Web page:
The Words of the Lay Family
Chaim Durst, front row left, pauses for smiles with boys' soccer team at blessed children's' summer camp held at Barrytown, New York.
The last two weeks of July were a special time for 26 blessed children ranging from ages seven through twelve as the third annual Camp Sunrise was held in Barrytown. Under the direction and guidance of Mrs. Nora Spurgin, Mrs. Marie Ang and Mrs. Linna Rapkins, the camp was offered as a forum for the children to have a total experience of spiritual learning, group sharing and just plain fun. The children were from blessed families all over the country, from as far away as Portland, Oregon and from a wide variety of international backgrounds.
The reality and potential growth of the camp is something of a dream come true. There has never been a structured, nation-wide educational program to bring the blessed children together before, and it is the ho; c that from this, more programs can develop and grow.
It was a memorable, even a magical time for me, serving as a camp counselor, to share the lives, joys, struggles, thoughts and feelings of these remarkable children.
Each year, the camp has a theme from which many of the activities stem. This year our theme was "Pioneers," focusing on the lives of the early American settlers, and merging this with the idea that, as blessed children, they too, are pioneers in their own right -- paving a pathway for all children to come. Many children were from families who live far I removed from any other blessed families and, when asked, they revealed the pain and loneliness they so often experience, having no one their own age to relate to on any kind of deep or spiritual level.
"My bus driver doesn't like me because I am a Moonie, and the kids I sometimes make fun of me and yell, `Moonie, Moonie,' when I am around. I get angry and I want to fight back, but I have to realize that they just don't understand about the True Parents."
Discussions like this came out often during what we called "Good Morning Time," a morning service-type of time set aside each day to learn some basic Divine Principle lessons and also practical application in their daily lives. Mrs. Rapkins led the children in some simple Korean lessons as well as encouraging them to share their experiences of family life. Their understanding of themselves as "blessed," translated often into, "sinless," "children of the True Parents," and therefore "more responsible to be an example of goodness to others."
The depth of their heartistic understanding was only matched by their energy in everything they did.
The majority of their day was filled with vigorous games of soccer and dodge ball led by boys' counselors Isaac and Chaim Durst, plus archery, horseback riding, arts and crafts, and a special daily one-hour class in Won Hwa Do led by seminary brother, Mr. Hoshiko.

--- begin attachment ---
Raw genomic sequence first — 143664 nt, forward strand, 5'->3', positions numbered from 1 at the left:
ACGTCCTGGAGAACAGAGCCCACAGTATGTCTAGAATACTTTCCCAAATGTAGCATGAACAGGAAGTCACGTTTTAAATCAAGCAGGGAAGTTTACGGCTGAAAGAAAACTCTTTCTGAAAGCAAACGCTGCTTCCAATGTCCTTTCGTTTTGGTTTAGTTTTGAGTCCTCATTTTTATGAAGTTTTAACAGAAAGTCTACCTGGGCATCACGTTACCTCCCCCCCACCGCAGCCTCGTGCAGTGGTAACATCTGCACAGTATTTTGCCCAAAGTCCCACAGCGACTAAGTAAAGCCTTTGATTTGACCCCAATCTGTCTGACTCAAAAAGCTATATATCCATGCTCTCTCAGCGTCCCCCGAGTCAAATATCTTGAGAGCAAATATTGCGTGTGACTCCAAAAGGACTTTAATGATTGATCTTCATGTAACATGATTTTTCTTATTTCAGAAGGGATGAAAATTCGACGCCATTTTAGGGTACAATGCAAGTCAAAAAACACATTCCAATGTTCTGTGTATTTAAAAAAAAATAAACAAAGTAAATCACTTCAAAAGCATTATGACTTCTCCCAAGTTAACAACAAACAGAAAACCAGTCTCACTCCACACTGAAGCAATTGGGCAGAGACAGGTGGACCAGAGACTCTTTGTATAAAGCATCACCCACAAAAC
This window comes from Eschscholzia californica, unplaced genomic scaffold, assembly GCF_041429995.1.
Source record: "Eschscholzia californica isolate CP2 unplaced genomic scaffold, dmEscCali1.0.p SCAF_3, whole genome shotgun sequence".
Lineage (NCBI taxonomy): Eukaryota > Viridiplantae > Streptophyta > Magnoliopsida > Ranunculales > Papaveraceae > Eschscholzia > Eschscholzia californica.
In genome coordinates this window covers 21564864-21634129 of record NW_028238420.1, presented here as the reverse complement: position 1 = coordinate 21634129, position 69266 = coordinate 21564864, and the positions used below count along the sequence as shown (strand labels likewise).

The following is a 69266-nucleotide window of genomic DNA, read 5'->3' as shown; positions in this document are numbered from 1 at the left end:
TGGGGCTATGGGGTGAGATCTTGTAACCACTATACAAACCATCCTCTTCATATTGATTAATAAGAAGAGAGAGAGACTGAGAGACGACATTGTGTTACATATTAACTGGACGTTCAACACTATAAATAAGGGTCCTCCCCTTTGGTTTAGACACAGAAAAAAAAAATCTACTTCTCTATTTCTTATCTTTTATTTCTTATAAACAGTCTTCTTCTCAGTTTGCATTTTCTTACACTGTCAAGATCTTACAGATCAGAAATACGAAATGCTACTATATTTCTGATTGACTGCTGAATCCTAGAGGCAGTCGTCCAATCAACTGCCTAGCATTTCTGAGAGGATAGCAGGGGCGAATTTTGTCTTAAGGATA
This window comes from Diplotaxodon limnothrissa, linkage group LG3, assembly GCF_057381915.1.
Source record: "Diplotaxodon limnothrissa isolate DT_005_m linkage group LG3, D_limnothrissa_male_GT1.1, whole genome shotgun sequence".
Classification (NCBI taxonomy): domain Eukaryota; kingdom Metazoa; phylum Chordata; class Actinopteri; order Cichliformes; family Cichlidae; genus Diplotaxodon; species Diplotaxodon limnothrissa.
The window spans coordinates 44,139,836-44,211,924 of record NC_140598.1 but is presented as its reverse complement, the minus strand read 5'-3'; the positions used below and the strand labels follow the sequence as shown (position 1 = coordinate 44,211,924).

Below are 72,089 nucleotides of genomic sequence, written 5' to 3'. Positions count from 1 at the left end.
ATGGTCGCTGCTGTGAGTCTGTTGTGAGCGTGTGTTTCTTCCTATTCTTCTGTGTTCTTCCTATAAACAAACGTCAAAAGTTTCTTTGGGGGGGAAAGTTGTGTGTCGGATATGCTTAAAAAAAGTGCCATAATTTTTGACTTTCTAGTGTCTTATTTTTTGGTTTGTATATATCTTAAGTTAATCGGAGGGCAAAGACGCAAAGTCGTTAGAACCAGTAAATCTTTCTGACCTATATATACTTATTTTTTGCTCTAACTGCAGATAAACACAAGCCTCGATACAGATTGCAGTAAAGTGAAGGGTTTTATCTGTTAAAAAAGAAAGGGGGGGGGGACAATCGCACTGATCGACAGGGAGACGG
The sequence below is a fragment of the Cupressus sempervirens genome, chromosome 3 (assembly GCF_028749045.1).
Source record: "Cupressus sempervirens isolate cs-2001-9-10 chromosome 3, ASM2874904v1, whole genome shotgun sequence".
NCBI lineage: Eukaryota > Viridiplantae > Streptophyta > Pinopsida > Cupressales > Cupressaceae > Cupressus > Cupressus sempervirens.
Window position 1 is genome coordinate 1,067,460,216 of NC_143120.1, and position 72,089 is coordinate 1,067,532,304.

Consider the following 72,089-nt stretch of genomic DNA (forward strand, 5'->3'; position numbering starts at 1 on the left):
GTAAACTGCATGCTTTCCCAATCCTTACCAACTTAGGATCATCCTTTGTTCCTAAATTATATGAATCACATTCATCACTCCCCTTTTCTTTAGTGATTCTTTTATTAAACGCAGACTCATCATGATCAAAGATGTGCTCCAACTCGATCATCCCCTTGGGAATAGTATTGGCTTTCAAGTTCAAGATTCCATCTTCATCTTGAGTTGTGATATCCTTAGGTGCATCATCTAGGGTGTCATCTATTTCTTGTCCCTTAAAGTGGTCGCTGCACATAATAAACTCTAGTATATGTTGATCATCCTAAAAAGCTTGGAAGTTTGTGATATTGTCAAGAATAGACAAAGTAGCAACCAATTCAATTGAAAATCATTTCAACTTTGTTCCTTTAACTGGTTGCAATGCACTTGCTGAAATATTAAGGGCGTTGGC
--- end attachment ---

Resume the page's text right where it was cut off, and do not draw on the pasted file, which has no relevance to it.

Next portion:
All the children took swimming and diving lessons under the supervision of Susan Shacter-Spowage, a licensed instructor and seminary graduate. Susan also helped a great deal with song- leading (the kids love to sing) and led all 26 on our memorable overnight camp- out in the woods.
After bundling secret teddy bears into sleeping bags and trekking out to the wilderness of Father's and Mother's trails, after battling stubborn pup tents and installing our "pioneer bathroom," (a hole in the ground) the children triumphantly sat down to their campfire stew only to be deluged with the only heavy rainstorm of the entire two weeks.
All bravely stuck it out and came back drenched and laughing and asking when they could do it again.
In the afternoons, the children also worked on a series of skits, based on the "Little House on the Prairie" books by Laura Ingalls Wilder. Costumes, props and backdrops were created by the kids themselves and when the day for videotaping came, they performed magnificently in their roles of old days pioneers. Ten-year-old Trenor Rapkins helped a great deal in the creation of the sets and all the children practiced their directorial skills when one or another forgot his lines.
Twelve-year-old Naeran Verheyen, the oldest of the children, assumed the role of junior counselor to the girls, aiding Mimi Aslid and Gabriella Rodriguez in organizing and helping in sports and other activities.
Eleven-year-old Dara Pearson helped Susan teach swimming to those who were beginners, ten-year-old Jo Won Seuk led all in their Korean pronunciation, eleven-year-old Davy Ang and Matthew Jones shone as budding soccer stars and twins So Young and So Jung Pak entertained everyone with their amazing piano playing.
Another surprise treat came when several of Father's children arrived to spend a couple of days at Barrytown. Kwon Jin Nim, Sun Jin Nim and Young Jin Nim all joined in the games and activities and Heung Jin Nim delighted the boys (and worried the counselors) with rides on his motorcycle around the grounds.
He even got the boys to partake in what was affectionately known as "F-O-B" (flat on your back time) after lunch. A major triumph.
A day trip to Museum Village, a restored frontier town, gave the children some helpful insights into the reality of the hardships that faced the pioneers, and also gave them food for thought in creating the scenes for their skits.
One of the favorite times of day was after dinner when we would all go down to the campfire site, light a fire and sing the night away. Susan and I wrote a special song for the blessed children, and to hear them sing with faces glowing in the firelight was, for me, a glimpse of heaven. Ending the evening in a circle of prayer, our weary little pioneers would hike off to their beds, tuck each other in, write reflections and drift off quickly.
One night, after "lights out", I walked up and down the aisle, just to watch them sleep and to pray for them, I felt the gratitude of God flood through me for these children, so pure, so innocent and so remarkably rare.